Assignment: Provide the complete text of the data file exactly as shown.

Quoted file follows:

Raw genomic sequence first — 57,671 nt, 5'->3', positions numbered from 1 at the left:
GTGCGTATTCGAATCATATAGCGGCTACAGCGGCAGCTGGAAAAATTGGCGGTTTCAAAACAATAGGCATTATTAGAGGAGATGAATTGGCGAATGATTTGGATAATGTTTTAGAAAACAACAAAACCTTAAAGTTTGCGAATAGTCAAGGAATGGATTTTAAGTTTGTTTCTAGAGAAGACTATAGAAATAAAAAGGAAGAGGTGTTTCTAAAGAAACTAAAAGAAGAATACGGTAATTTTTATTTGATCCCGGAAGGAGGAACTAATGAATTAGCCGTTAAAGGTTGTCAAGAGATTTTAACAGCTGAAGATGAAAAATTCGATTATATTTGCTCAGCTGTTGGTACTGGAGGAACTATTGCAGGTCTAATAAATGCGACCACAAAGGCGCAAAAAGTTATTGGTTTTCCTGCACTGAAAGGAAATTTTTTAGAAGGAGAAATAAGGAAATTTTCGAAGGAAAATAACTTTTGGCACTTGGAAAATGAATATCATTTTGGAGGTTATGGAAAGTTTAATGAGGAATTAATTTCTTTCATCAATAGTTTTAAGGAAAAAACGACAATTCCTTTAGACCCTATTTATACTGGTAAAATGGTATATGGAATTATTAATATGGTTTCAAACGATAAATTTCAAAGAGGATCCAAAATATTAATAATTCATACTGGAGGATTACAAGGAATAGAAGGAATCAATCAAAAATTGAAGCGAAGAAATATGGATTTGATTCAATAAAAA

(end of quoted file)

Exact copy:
Raw genomic sequence first — 57,671 nt, 5'->3', positions numbered from 1 at the left:
GTGCGTATTCGAATCATATAGCGGCTACAGCGGCAGCTGGAAAAATTGGCGGTTTCAAAACAATAGGCATTATTAGAGGAGATGAATTGGCGAATGATTTGGATAATGTTTTAGAAAACAACAAAACCTTAAAGTTTGCGAATAGTCAAGGAATGGATTTTAAGTTTGTTTCTAGAGAAGACTATAGAAATAAAAAGGAAGAGGTGTTTCTAAAGAAACTAAAAGAAGAATACGGTAATTTTTATTTGATCCCGGAAGGAGGAACTAATGAATTAGCCGTTAAAGGTTGTCAAGAGATTTTAACAGCTGAAGATGAAAAATTCGATTATATTTGCTCAGCTGTTGGTACTGGAGGAACTATTGCAGGTCTAATAAATGCGACCACAAAGGCGCAAAAAGTTATTGGTTTTCCTGCACTGAAAGGAAATTTTTTAGAAGGAGAAATAAGGAAATTTTCGAAGGAAAATAACTTTTGGCACTTGGAAAATGAATATCATTTTGGAGGTTATGGAAAGTTTAATGAGGAATTAATTTCTTTCATCAATAGTTTTAAGGAAAAAACGACAATTCCTTTAGACCCTATTTATACTGGTAAAATGGTATATGGAATTATTAATATGGTTTCAAACGATAAATTTCAAAGAGGATCCAAAATATTAATAATTCATACTGGAGGATTACAAGGAATAGAAGGAATCAATCAAAAATTGAAGCGAAGAAATATGGATTTGATTCAATAAAAA